Following Jesus Through Suffering
Wed Sep 4, 2013
A few weeks ago, in blistering temperatures, Joel Zantingh and I were training pastors of the
AEM in Haiti in ‘The Way of Jesus.’ Their eagerness to learn was energizing. At one point, the President of our sister Haitian Church commented: “You have given us some new teaching today, that we are to view suffering as a gift. This is contrary to the idea that suffering is a punishment. Can you do more teaching on this?”
Our Lord is very clear: I have told you these things, so that in me you may have peace. In this world you will have trouble. But take heart! I have overcome the world
(John 16:33). The writer to the Hebrews reminds us that,although Jesus was the son of God, he learned obedience from what he suffered(Heb 5:8).
The Apostle Paul makes these startling statements: “That is why, for Christ’s sake, I delight in weaknesses, in insults, in hardships, in persecutions, in difficulties. For when I am weak, then I am strong.”
(2 Cor 12:10) and “I want to know the fellowship of sharing in His sufferings.”
There is no question that suffering is a reality. The gift that God gives us in Christ is that He takes EVERYTHING we experience and renders it for good (Rom 8:28). There is no question that God does answer prayer for healing and for deliverance and as He wills, does in some cases, reverse the effects of disease or distress. But this is provisional, knowing that we, like all of creation groan, awaiting the final and complete victory that will come when we, in our mortal bodies, along with the whole of creation, will be made new: “The creation itself will be liberated from its bondage to decay and brought into the glorious freedom of the children of God.” (Rom 8:21)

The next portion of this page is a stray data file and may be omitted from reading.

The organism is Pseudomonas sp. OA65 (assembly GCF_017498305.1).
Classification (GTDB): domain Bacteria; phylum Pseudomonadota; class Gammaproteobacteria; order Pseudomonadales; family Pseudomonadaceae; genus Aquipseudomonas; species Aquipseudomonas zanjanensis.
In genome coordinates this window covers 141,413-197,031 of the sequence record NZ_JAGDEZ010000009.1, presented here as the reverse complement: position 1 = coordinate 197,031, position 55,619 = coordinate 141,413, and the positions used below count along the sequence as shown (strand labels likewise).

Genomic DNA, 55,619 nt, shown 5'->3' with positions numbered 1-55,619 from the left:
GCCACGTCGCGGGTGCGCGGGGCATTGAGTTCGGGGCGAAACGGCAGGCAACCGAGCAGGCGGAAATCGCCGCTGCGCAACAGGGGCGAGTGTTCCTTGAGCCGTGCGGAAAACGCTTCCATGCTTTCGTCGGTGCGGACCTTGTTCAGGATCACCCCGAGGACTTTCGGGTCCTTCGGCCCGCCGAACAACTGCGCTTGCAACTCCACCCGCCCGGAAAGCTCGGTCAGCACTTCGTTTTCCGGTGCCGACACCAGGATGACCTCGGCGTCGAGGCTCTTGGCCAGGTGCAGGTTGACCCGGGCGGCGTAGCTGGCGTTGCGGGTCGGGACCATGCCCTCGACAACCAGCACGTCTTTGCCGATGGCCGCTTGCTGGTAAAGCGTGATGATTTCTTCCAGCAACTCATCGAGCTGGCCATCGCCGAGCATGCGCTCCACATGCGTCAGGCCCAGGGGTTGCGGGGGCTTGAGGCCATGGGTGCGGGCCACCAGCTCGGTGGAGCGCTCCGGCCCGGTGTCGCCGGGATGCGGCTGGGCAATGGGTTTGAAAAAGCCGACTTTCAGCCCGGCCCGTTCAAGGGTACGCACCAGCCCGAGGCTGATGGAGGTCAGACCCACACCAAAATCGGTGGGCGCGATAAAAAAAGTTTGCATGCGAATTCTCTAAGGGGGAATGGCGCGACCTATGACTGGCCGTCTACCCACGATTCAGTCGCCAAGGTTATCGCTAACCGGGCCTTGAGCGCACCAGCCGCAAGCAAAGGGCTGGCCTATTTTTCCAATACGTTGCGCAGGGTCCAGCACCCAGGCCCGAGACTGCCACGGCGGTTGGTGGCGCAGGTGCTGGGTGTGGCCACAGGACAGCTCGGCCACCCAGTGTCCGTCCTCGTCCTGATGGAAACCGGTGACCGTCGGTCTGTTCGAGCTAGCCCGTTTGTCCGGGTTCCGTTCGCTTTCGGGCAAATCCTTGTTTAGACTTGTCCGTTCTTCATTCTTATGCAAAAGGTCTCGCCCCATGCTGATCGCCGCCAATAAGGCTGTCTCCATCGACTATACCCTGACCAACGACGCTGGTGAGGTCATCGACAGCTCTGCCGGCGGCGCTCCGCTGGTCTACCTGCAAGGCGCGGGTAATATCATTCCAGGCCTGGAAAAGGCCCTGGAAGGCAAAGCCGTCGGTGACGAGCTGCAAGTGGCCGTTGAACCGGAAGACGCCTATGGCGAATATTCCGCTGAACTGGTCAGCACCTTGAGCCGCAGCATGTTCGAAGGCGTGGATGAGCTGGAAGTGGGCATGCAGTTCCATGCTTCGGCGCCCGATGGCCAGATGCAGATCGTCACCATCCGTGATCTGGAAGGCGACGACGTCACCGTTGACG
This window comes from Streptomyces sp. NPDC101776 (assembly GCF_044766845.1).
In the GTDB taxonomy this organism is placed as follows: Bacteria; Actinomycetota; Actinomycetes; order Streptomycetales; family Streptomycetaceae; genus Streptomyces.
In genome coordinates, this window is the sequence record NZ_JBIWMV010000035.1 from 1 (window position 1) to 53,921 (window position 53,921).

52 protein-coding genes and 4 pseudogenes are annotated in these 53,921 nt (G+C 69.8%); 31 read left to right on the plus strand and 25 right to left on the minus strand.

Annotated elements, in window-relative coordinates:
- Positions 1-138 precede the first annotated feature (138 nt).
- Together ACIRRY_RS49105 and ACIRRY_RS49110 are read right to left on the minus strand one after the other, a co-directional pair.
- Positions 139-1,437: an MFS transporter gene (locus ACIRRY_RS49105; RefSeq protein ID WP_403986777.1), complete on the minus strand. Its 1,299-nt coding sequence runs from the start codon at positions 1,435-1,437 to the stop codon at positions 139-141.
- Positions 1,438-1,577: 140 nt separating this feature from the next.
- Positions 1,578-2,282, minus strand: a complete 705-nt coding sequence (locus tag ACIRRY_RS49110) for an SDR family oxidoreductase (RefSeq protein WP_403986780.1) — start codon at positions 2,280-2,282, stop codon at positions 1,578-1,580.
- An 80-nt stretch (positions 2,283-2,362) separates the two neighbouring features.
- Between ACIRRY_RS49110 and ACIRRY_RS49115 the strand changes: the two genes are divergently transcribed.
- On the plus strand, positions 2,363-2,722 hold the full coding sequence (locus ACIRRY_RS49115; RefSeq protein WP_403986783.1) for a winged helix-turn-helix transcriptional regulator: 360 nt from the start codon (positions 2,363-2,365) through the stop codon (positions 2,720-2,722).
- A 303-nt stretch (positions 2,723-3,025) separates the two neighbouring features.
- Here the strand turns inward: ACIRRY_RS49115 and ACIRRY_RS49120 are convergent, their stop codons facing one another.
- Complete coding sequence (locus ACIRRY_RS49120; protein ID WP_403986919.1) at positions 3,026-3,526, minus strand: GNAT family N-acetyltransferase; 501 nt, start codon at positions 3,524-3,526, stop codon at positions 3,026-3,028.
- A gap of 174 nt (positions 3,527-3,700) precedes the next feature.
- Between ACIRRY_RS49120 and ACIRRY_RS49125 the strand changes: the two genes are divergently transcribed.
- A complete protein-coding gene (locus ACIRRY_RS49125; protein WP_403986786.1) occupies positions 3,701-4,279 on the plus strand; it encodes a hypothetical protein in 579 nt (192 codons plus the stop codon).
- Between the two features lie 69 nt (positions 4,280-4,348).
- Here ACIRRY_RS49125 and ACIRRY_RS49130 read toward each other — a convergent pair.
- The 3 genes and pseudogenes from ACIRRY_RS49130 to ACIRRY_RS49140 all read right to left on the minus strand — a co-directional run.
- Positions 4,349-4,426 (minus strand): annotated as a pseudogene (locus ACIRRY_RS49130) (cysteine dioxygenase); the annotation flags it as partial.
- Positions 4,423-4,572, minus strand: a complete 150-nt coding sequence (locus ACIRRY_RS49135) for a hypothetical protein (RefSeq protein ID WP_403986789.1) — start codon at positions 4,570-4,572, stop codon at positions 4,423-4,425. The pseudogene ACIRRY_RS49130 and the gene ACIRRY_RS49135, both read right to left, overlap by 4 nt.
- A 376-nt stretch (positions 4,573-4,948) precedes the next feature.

In the meantime we embrace the common reality of all human beings and we embrace the even greater reality of our eternal God: “Therefore we do not lose heart. Though outwardly we are wasting away, yet inwardly we are being renewed day by day. For our light and momentary troubles are achieving for us an eternal glory that far outweighs them all. So we fix our eyes not on what is seen, but on what is unseen. For what is seen is temporary, but what is unseen is eternal.”
(2 Cor 4: 16-17).
In our weakness, we fix our eye on the eternal and we walk the pilgrim way, knowing that He guides us, carries us, sustains us and loves us. The followers of Jesus have always known how to live in the shadow of death: “They overcame him by the blood of the Lamb and by the word of their testimony; they did not love their lives so much as to shrink from death”.
The children’s hymn reminds us, ‘We are weak, but He is strong.’ We experience His strength as we daily learn to rest in Him. It is His strength that carries us the next step and the next. Sometimes He infuses some of that strength into our bodies directly. And ALWAYS He infuses His strength into our spirits so that we are inwardly renewed day by day.Paul, who had a physical affliction that God did not heal, received this word from the Lord: “My grace is sufficient for you, for my power is made perfect in weakness.”
Therefore, says Paul, “I will boast all the more gladly about my weaknesses, so that Christ’s power may rest on me.”
He embraced his weakness. He experienced the power of Christ. He lived a life that made a difference. And he changed the world! God be pleased to teach us the Way of Jesus so that we can bring His peace in our little corner.